Banned Books Week: Our right to read, September 24-30, 2017

Corinne Payne

One of the dedicated group of students fought to keep "The Perks of Being a Wallflower" in schools
Glen Ellyn School District 41
Glen Ellyn, Ill.

How did you hear about the book challenge in your community and why did you take action?

I heard about the challenge through an odd assortment of teachers, students, and the internet. I took action because, not only is "The Perks of Being a Wallflower" a great and inspirational book, it is illegal and unjust to limit what books people have access to.

You can get books at the library or store, why should we care about a book being removed from one class of students or one community?

When a book is removed from a class or community it is labeled. Anyone in that community will recognize the book as inherently evil and wrong. People will be afraid to see what the pages hold because they have been told it is bad. Also, in this particular school, there are students who dont have access to a public library and who dont have the money to buy books. The school library is their only resource. If a school board starts limiting these minorities they are simply controlling them as if they were robots under the control of the board.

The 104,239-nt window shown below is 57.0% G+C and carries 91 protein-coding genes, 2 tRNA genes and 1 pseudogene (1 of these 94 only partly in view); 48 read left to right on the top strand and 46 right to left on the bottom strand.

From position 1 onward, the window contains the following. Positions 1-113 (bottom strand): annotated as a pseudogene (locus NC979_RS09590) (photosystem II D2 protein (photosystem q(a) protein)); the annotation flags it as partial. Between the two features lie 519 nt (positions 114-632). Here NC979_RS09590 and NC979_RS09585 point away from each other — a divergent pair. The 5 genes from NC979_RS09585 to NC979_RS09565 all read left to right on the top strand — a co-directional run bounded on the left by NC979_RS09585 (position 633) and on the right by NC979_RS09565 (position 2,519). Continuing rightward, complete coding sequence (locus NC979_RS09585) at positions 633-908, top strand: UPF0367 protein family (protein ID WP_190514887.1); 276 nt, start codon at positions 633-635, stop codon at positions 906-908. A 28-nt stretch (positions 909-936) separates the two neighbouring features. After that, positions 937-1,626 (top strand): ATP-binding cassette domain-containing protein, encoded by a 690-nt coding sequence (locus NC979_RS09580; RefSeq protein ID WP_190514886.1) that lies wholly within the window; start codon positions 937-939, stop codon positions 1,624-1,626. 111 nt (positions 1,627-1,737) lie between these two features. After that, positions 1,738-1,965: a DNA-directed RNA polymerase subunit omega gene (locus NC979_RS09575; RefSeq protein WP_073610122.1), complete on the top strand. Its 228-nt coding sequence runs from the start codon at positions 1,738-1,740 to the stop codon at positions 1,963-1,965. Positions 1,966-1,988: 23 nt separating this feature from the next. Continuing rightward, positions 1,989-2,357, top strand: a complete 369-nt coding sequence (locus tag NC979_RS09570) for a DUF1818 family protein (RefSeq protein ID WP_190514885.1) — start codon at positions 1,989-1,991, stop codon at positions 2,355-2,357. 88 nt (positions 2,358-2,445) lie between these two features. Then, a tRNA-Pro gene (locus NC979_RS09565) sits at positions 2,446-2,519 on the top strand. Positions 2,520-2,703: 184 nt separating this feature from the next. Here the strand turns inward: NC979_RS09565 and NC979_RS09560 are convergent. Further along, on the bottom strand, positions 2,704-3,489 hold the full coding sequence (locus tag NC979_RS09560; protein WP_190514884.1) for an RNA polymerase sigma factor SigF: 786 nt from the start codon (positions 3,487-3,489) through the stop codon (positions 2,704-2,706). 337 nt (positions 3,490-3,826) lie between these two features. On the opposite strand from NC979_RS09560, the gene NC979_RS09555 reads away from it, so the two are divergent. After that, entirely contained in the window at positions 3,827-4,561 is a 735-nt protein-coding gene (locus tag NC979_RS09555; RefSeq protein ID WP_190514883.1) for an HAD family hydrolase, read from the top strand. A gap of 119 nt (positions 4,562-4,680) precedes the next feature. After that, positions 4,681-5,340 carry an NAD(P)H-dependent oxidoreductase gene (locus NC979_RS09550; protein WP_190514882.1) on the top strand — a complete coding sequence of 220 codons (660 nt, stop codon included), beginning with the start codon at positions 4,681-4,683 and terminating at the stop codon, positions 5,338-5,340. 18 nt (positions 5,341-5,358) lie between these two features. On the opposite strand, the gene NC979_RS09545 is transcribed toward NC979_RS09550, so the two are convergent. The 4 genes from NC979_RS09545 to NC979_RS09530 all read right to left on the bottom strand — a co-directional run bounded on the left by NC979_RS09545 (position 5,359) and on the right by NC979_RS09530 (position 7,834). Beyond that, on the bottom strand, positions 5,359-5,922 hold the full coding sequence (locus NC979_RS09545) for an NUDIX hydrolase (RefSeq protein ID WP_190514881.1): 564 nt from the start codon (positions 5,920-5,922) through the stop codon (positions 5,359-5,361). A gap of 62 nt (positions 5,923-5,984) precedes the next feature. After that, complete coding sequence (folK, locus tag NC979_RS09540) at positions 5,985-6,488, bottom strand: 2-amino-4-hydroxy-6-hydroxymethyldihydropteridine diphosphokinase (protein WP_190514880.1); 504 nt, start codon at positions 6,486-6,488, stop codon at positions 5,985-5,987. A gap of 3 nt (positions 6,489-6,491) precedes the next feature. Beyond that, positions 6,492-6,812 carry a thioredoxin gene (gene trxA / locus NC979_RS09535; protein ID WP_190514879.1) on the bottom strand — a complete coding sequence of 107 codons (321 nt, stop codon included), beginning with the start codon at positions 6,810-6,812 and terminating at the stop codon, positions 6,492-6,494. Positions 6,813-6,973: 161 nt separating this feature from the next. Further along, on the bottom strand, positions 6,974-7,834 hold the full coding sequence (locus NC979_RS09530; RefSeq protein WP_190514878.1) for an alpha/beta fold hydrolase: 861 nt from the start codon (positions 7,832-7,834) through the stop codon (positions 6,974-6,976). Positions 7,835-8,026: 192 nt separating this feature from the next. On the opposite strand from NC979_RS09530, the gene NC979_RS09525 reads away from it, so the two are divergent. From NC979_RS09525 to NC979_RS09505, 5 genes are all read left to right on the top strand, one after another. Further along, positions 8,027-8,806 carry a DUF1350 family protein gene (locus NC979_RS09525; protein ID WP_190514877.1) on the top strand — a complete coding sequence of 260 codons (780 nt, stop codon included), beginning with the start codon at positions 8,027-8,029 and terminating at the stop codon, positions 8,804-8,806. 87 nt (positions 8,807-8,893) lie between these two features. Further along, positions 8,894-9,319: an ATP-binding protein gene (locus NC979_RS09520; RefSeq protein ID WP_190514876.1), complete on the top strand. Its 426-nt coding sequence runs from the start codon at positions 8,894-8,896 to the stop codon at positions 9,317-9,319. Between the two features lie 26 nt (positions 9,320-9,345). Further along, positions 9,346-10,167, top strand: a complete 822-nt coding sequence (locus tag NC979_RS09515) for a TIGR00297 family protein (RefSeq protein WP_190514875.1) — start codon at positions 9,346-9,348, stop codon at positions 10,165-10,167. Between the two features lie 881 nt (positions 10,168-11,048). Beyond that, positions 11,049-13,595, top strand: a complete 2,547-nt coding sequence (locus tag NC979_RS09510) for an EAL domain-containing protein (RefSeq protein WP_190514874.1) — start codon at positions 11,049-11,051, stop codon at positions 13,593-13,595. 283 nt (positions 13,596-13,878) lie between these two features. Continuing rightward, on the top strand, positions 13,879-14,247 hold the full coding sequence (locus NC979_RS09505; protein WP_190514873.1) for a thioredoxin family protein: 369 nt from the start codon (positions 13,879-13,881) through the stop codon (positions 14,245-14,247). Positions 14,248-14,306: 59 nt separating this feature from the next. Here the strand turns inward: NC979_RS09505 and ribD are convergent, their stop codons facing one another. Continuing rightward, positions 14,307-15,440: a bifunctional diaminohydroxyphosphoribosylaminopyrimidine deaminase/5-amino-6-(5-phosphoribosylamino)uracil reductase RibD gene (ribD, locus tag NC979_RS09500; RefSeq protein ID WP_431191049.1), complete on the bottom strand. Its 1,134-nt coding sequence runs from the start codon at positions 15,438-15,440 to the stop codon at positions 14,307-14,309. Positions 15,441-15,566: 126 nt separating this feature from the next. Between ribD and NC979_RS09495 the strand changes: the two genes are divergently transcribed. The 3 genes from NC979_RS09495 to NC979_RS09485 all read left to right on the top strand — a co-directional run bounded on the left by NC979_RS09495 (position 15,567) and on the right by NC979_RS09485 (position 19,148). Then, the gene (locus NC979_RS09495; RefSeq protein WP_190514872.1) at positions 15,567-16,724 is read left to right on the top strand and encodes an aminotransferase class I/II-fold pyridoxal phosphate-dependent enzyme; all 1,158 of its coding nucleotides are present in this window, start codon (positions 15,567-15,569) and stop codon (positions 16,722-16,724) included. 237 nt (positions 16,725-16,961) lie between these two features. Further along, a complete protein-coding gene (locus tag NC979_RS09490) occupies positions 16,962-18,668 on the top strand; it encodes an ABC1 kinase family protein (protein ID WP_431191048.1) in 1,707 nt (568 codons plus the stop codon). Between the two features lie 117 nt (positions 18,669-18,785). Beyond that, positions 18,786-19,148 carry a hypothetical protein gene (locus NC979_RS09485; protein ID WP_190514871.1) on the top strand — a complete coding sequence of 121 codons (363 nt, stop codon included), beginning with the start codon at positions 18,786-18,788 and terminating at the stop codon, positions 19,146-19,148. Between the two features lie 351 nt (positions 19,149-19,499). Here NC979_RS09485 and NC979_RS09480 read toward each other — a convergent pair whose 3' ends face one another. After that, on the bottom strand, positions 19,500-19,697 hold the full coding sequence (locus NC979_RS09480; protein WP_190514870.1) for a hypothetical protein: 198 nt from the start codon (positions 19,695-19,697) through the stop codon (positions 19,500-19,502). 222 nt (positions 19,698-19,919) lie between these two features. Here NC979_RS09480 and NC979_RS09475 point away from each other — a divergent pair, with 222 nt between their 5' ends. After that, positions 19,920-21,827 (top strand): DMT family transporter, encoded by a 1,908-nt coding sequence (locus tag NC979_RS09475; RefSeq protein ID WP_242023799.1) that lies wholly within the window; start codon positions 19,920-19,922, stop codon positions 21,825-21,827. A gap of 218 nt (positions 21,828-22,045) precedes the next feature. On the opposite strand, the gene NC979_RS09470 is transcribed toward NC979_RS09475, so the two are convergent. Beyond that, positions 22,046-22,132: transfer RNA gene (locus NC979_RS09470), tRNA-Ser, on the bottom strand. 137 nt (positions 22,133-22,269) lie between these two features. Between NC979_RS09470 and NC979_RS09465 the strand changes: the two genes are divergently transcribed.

Why do you think being aware of book challenges or bans is important to our country today?

I think being aware of these monstrosities is important to our country today because we have the power to change the things going on around us, or at least give them a fight!

Who inspires you? Who is your hero?

Someone who inspires me is my grandmother. She was a caring person with a heart made of gold. She would always help anyone who needed it and she stood up for what was right. She hated seeing me cry and would always remind me that crying got me nowhere; I had to stand up to my oppressors and fight back! Margot Naulleau made me the young woman I am today. Without her, I might not have had the strength or the finesse to push back against the injustice of a banned book.